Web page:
Lockdown blamed for low vax turnout in St James
Despite efforts to get St James residents out in large numbers for Sunday’s COVID-19 vaccination drive, approximately 60 persons got their shots at John Rollins Success Primary School in Rose Hall.
That number was fewer than a third the take-up numbers forecast by health officials.
The parish blitz, which began on August 30, saw just over 20 persons at a time waiting to get their jab on Sunday. However, the vaccination process itself went relatively smoothly when it began at 10 a.m.
Dr Tanique Bailey-Small, acting medical officer of health for St James, theorised that the imposition of lockdown restrictions on Sunday, the first of a round of six no-movement days, running until September 14, was the factor behind the “moderate” turnout.
“We were really looking to see more persons, but we do acknowledge that today is a lockdown day, and some persons may not necessarily have been able to come out,” said Bailey-Small, adding that around 200 people were targeted.
The lockdown will continue September 6-7 and from the 12th to the 14th.
Despite Sunday’s low turnout, Bailey-Small said that the St James Health Department will continue its efforts to address vaccine hesitancy at the grass-roots level. To date, 9,000 persons in the parish have taken their first dose of the Pfizer vaccine since it was made available. Approximately 45,000 persons in St James have been inoculated so far.
“We are still having some vaccine hesitancy, but we are seeing that there is an uptick at this time. We continue our sensitisation sessions; we log on to different forums; and we are having discussions with the parents, plus going into the communities and having one-on-one discussions,” Bailey-Small added.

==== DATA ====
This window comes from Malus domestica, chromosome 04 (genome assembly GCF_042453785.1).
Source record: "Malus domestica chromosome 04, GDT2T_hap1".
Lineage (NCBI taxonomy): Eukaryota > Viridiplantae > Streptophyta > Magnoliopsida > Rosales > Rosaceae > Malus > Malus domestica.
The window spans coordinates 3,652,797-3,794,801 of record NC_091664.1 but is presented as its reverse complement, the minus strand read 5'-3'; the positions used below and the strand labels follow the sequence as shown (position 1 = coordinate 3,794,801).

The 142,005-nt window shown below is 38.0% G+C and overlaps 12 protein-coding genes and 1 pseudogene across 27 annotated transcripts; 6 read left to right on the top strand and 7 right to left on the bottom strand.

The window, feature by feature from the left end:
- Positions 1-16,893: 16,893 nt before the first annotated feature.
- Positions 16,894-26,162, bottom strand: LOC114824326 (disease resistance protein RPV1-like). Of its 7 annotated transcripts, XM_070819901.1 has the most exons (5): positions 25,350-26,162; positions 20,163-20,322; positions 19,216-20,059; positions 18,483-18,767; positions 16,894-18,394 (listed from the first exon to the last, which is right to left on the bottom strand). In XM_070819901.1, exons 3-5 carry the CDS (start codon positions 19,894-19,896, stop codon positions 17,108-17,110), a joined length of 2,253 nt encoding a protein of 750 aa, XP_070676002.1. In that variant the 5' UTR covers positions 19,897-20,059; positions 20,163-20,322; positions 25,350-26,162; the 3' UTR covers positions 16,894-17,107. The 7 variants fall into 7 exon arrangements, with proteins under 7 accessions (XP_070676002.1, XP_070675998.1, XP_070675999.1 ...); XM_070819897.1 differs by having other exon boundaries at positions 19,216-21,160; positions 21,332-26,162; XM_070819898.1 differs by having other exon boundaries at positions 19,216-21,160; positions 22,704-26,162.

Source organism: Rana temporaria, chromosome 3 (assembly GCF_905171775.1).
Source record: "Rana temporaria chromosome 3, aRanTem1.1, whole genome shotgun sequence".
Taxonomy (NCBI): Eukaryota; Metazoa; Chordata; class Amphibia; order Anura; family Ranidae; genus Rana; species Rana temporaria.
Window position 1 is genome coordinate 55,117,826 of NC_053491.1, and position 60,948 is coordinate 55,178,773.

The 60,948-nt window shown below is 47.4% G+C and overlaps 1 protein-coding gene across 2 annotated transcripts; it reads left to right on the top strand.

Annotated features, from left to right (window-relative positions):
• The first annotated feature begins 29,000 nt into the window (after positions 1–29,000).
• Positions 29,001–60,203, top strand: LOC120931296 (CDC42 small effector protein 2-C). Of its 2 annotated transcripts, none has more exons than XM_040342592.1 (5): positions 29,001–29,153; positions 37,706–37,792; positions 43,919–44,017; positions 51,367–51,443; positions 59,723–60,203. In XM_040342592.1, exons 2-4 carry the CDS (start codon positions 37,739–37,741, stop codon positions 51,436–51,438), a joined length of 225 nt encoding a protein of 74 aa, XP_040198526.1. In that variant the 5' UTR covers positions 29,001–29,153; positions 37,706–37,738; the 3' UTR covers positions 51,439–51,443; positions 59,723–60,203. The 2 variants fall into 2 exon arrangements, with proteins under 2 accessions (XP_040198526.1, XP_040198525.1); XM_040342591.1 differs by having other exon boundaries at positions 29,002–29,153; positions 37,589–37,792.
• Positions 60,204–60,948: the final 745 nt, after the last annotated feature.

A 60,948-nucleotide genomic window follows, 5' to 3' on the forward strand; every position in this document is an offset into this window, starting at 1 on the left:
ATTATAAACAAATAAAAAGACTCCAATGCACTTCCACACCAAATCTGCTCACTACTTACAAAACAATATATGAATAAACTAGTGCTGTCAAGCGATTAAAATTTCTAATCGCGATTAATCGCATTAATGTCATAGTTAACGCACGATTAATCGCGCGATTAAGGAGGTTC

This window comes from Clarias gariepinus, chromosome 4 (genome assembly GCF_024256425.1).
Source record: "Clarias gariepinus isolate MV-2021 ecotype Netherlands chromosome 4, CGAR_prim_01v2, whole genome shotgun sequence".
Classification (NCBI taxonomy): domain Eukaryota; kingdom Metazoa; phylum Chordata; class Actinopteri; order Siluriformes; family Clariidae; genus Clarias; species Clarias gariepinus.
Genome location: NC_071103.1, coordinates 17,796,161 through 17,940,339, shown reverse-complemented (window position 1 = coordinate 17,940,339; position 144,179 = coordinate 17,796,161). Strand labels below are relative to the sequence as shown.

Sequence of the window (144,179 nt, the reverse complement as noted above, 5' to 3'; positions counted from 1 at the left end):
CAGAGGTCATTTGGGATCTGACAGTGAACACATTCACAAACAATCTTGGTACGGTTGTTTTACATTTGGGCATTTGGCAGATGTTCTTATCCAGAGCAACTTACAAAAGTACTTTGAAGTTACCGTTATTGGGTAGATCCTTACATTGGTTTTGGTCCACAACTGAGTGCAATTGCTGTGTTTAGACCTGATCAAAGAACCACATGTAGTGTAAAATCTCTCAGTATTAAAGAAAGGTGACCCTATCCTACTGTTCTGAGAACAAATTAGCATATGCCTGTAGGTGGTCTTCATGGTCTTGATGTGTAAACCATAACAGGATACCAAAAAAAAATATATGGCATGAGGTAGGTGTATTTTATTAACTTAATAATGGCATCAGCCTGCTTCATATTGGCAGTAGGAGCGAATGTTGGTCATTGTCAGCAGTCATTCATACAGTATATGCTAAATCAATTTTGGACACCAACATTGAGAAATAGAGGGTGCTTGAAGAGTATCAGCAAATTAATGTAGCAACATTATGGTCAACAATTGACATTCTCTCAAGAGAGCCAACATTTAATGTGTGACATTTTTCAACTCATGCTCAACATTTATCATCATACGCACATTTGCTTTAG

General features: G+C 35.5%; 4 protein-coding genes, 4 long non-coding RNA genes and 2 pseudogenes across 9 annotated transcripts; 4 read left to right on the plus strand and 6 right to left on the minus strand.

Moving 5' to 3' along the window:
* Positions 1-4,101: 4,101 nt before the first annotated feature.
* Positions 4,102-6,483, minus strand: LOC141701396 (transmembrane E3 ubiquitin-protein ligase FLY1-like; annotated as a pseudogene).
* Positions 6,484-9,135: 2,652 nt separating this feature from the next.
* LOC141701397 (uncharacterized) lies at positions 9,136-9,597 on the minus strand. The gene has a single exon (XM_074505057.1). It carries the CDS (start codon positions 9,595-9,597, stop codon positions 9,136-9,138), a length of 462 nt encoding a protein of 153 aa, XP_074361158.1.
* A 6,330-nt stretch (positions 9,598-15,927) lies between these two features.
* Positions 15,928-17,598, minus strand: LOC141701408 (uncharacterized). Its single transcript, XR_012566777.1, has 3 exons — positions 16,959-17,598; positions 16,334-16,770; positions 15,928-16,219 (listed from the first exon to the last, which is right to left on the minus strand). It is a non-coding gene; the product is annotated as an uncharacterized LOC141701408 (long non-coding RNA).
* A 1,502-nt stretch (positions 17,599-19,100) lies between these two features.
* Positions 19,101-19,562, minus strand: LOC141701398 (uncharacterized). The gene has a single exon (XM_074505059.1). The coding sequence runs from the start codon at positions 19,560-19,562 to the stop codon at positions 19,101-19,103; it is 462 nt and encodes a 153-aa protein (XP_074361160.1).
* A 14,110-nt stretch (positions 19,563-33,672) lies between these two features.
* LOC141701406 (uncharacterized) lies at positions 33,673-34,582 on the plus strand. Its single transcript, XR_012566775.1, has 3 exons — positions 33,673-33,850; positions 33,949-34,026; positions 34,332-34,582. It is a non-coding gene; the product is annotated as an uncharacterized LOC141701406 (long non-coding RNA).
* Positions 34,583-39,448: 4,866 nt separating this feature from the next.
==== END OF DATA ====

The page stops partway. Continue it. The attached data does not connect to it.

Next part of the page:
As at 4:15 p.m. on Sunday, the Government’s COVID-19 vaccine tracker indicated that a total of 560,898 doses have been administered, with 146,642 persons, or five per cent of the population, fully vaccinated.
Bishop Conrad Pitkin, custos of St James, who was on hand to observe the vaccination proceedings, applauded residents who got vaccinated on Sunday.
“I really am impressed by what I see today, and also what I heard about yesterday (Saturday). I want to congratulate you on this very important move, as the only way we are going to stop the spread of this virus in Jamaica, and across the world, is that most of our population must be vaccinated,” Pitkin told the residents.
St James has consistently had the third-highest number of COVID-19 infections across Jamaica, with 7,116 infections recorded as at Saturday out of the country’s total of 71,344 infections, behind Kingston and St Andrew’s 18,196 cases and St Catherine’s 12,990.
St James is also the parish with the highest number of infections under the Western Regional Health Authority’s jurisdiction, ahead of Westmoreland’s 4,393, Trelawny’s 2,598, and Hanover’s 2,361.